Quick Questions About Scientific American Español

Image credit: NASA/GSFC/NOAA/USGS, via Wikimedia Commons.
Image credit: NASA/GSFC/NOAA/USGS, via Wikimedia Commons.

On Oct. 15, Scientific American announced the launch of a new site called Scientific American español. The announcement describes the new site as “an online channel with a special focus on science news and information in Spanish.”

Here’s an excerpt from the announcement:

Our new Spanish-language site, headed by Debbie Ponchner under the direction of Robin Lloyd, Scientific American’s news editor, and Richard Zinken, director of international digital development, features the same authoritative take on science news and information that you expect from us. In addition to translated stories, images and videos, the channel also features additional original reporting from Latin America and other parts of the world. On top of that, we are partnering with our Spain-based editions Investigacion y Ciencia and Mente y Cerebro to bring their reporting and editorial content to a wider audience.

To learn more about the new site, I had a quick Q&A with Mariette DiChristina, Scientific American’s editor-in-chief.

Communication Breakdown: What was the impetus for the new Scientific American español site? And why launch it now?

Mariette DiChristina. Photo courtesy of Scientific American.
Mariette DiChristina. Photo courtesy of Scientific American.

Mariette DiChristina: Science is a global endeavor, inspiring us with research collaborations around the world. In the same fashion, authoritative coverage of advances in science and technology should be global in nature and execution.

Scientific American is sold worldwide in English, and is also translated into 14 languages in local editions, including in Spain for many years. Scientific American Mind is also sold globally in English, and has about half a dozen translated editions, including in Spain. These editions tend to focus on audiences within their respective countries.

Although it has only been in English to date, ScientificAmerican.com already has a large percentage of its audience coming from overseas. We thought we would be better able to serve science-interested customers worldwide if we provided Scientific American’s authoritative science information in Spanish as well—a language that is spoken by more than 400 million people worldwide.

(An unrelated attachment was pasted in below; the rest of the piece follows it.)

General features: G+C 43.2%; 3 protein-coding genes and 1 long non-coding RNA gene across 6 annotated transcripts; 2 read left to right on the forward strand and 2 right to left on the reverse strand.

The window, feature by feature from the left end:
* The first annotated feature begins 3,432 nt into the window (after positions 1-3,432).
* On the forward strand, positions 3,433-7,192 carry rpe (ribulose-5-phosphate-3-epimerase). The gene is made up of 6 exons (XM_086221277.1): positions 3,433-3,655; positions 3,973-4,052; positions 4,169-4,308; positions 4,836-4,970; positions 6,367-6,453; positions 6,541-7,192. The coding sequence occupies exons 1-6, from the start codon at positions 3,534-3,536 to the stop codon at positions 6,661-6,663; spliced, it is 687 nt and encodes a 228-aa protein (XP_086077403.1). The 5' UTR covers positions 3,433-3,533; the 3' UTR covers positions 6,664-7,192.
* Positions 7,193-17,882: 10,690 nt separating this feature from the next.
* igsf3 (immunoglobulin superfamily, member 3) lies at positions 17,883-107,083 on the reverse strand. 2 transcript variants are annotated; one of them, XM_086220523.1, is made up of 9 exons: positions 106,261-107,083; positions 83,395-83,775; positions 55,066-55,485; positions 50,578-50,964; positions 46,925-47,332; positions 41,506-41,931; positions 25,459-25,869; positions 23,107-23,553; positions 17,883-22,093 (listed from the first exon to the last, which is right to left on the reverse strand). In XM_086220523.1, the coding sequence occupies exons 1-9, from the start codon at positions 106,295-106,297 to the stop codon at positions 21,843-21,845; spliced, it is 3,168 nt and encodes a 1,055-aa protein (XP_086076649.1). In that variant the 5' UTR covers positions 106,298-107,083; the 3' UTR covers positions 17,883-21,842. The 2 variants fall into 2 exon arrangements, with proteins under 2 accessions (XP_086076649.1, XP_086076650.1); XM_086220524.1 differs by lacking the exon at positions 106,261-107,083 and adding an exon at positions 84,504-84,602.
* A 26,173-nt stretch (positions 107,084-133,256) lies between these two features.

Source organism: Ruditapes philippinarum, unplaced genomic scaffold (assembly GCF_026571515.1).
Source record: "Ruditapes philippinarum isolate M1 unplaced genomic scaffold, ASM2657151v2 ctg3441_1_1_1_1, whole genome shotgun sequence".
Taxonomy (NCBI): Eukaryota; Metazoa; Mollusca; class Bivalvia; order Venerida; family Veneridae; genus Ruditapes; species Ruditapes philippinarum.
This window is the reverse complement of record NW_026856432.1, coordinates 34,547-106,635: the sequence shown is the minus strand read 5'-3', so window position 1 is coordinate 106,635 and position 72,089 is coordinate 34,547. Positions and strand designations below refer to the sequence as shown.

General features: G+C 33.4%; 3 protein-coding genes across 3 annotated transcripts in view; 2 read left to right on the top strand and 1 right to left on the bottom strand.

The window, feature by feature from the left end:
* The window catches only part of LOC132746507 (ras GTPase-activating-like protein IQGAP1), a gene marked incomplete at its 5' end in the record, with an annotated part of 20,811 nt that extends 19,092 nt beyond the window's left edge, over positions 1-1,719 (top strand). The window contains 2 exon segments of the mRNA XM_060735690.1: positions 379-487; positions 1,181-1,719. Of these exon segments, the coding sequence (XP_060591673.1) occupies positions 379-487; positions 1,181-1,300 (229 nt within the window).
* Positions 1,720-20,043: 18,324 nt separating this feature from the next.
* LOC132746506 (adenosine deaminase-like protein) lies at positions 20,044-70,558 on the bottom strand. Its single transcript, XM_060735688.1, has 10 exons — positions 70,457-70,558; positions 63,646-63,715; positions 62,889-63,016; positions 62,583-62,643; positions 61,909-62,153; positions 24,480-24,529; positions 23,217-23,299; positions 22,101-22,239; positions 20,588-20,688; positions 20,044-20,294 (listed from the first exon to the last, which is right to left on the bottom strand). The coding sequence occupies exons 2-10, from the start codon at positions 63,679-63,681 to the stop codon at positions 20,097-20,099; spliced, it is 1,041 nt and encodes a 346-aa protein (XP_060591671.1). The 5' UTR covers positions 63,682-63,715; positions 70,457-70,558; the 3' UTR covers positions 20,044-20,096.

CB: The Spanish-speaking world is not culturally monolithic, ranging from the various Spanish-speaking communities in the U.S. to Spain, Mexico, and the myriad nations and cultures across South America, Central America and the Caribbean. Do you have a particular target audience in mind for the new site?

DiChristina: Despite the 1845-era name of “Scientific American,” we know the English-speaking world is not culturally monolithic either. We seek to address Spanish-speaking audiences with science news of global relevance, and also are commissioning original articles about science that occurs in various countries—just as we do in English. Our goal is to better serve our customers who rely on us for authoritative coverage of the science and technology fields that are shaping the world today.

CB: Some of the content for the español site is translated from the English-language magazine and site. Are there cultural issues that you take into consideration when choosing which English-language stories to run on the español site, or in determining how to translate them? And are there specific issues or regions you’re planning to focus on for the original Spanish-language reporting?

DiChristina: Our Spanish editor, Debbie Ponchner, is from Costa Rica and has also spent time living in Spain, England, and the U.S. She will certainly take into account the needs and interests of our Spanish-speaking audiences in selecting articles for translation as well as in commissioning original stories for the site (which we may then translate into English as well).

CB: When launching an initiative, most organizations have set goals that they’ll use to determine whether the initiative is successful. How will Scientific American determine whether the español site is a success?

DiChristina: Like all media organizations, we’ll be keeping a careful eye on overall engagement, as it is important to see whether your audiences value what you are doing. Naturally, we’re eager for direct feedback from people who have suggestions for us to consider as well.

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